Rising tensions over Iran are likely to be another key issue during the talks, not just for Japan, but for the U.S. and many of the other countries.
Bilaterally, Prime Minister Abe and Russian President Vladmir Putin are slated to hold discussions that bring to the fore yet again the issue of the disputed islands between the two countries.
The Back Room Role of Hong Kong
There are also some key issues not up for discussion but which have the potential to influence the meetings anyway. The most obvious of these is the recent Hong Kong protests.
Demonstrations have rocked the special administrative region since June 16, when the government introduced a proposed bill to allow the extradition to China of anyone accused of a crime in the mainland, leading Hong Kong people to fear it would end their freedom of speech.
Given the media coverage, and the size of the opposition, it might have been expected for international pressure to close on China, but Chinese leaders have made it clear they will not discuss the topic at the G20 summit.
Assistant Minister of Foreign Affairs Zhang Jun told a press briefing on Monday, June 24, that the G20 usually discusses global trade and economic issues and wouldn’t focus on the week-long protests in Hong Kong. “Hong Kong affairs are Chinese domestic affairs. Any foreign force has no right to interfere in this.”
While world leaders might not discuss them, there have been grassroots efforts to bring attention to China’s track record on issues beyond Hong Kong and even beyond Tiananmen Square’s 2019 anniversary. The J20, which stands for “justice,” will take place in the streets of Osaka on the evening of June 28, around Namba intersection, bringing in particular attention to the plight of Tibet, Inner Mongolia, and the Uyghur region.
Earlier in the day, from 2 PM there will also be a press conference where Rebiya Kadeer (President of the Free Indo-Pacific Alliance) and Shobshuud Temtselt (Chairman of the Southern Mongolia Congress) will explain further their aims, and what the movement hopes to achieve. The press conference is set to be held first in Japanese, then in English, at the Chuo Kaikan, 2-12-31, Shimanouchi, Chuou ward, Osaka city.
Their manifesto reads: “We, Justice 20 Executive Committee, declare a protest against dictator Xi Jinping of the Communist Party of China’s one-party dictatorial regime who comes to Japan for the G20 at the end of June, 2019 in order to realize freedom, peace, democracy, and the right of peoples to self-determination.” Read more about the protest movement continuing also on June 29 here.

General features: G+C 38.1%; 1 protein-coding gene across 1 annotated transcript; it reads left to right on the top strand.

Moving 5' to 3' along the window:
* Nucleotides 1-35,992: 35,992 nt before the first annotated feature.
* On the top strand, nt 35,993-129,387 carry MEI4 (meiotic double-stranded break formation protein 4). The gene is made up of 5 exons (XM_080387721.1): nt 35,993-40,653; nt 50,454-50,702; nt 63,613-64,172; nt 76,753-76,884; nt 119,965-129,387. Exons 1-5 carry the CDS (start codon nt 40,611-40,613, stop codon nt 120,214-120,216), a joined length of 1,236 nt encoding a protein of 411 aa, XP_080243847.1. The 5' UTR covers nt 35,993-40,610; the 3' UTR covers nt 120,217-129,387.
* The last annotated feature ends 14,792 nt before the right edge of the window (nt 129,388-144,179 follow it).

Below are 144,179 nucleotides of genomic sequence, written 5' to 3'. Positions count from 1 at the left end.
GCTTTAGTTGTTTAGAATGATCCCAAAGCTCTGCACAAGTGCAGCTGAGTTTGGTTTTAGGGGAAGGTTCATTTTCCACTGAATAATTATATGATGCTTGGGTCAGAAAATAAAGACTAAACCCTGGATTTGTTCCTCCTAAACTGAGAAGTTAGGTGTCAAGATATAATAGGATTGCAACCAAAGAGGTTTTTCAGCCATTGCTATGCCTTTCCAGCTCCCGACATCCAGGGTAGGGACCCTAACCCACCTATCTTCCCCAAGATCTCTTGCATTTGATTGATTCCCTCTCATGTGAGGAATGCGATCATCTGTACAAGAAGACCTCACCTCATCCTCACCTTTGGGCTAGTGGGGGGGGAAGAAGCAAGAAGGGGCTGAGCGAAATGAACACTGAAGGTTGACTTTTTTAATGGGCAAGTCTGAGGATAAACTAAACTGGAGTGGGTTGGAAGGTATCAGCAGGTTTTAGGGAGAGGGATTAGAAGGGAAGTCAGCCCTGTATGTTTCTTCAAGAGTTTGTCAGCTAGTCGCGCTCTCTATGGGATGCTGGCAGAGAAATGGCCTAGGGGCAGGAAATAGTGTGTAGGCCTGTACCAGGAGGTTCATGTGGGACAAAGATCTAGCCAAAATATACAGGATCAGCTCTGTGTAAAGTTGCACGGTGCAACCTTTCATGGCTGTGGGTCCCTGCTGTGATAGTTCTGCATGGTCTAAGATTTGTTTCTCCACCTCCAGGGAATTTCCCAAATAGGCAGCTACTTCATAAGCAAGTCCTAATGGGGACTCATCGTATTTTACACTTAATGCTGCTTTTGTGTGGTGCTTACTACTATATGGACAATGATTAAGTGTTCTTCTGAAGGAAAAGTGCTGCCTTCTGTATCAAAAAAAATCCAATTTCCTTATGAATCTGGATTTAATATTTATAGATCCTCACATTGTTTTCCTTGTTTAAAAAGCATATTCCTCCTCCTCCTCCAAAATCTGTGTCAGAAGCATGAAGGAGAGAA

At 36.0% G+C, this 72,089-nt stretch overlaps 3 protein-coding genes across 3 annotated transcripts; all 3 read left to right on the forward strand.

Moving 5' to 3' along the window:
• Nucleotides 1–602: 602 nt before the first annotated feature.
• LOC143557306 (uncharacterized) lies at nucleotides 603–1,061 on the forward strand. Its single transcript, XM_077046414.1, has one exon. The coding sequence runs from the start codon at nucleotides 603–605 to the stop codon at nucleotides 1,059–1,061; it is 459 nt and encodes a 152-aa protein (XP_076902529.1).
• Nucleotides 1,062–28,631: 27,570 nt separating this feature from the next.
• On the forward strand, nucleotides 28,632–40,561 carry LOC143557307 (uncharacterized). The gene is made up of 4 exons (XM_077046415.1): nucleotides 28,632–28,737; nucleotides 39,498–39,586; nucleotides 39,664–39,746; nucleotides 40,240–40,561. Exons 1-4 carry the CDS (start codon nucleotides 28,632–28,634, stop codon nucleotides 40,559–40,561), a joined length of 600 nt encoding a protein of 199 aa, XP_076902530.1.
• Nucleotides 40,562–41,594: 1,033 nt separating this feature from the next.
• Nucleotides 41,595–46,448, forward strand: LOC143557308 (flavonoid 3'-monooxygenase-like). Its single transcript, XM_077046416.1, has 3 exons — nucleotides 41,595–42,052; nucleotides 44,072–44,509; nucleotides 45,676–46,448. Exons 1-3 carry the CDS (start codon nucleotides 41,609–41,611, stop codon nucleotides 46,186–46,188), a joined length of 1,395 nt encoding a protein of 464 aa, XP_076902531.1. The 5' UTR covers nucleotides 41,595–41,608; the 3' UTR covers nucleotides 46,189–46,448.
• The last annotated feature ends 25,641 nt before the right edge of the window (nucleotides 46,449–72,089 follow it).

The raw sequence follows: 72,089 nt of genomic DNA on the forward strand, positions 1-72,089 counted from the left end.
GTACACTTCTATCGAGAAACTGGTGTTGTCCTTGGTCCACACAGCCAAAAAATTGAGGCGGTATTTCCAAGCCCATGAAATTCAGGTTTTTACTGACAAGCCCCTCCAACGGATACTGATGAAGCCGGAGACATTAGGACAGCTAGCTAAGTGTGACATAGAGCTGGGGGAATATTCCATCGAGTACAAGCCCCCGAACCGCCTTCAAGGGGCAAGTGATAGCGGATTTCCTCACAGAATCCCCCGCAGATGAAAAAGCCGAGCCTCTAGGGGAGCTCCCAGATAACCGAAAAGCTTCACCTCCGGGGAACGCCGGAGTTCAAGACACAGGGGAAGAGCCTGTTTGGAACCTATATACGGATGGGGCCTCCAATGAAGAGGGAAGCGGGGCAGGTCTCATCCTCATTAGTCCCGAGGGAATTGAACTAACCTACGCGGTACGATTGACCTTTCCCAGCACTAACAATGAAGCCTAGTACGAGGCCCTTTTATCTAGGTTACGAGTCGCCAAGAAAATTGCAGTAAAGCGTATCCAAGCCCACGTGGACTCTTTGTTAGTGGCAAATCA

City Welcomes G20, Amid Security Shutdown
Despite the storm which barely let up during the day, the security efforts have been stringent all throughout Osaka. Early on Thursday, the Hanshin highway was closed and train routes diverted in order to secure better protection for the G20 venue, including Kansai International Airport, the hotel areas where many leaders will be staying, and the area around INTEX, the venue of the meetings.
As has become customary, police closed trash bins, storage lockers, and even banned the use of drones around the Kansai International airport.
There have also been fun welcoming events for the foreign visitors and press. A group of women who call themselves the Osaka Obachan (grandmothers) released a rap song on YouTube, welcoming people to “the funniest city in the world.”
A restaurant in the center of Osaka specializing in yakisoba, called “Yakisoba Center,” even prepared a special stir-fried noodle dish to commemorate the occasion. The giant dish contains, among other things, 20 boiled eggs in honor of the G20. It costs ￥3,310 JPY (just a bit more than $30 USD) and weighs about 7 kg.
For curious observers, the next few days offer plenty to ponder. While the theme of the gathering is the economy, the summit offers the opportunity for countries to be held accountable on the world stage on a much broader range of global concerns, be it free speech and human rights, climate change or trade barriers.
As talks unfold in Osaka, make sure you follow JAPAN Forward’s coverage of the G20 sessions.
Author: Arielle Busetto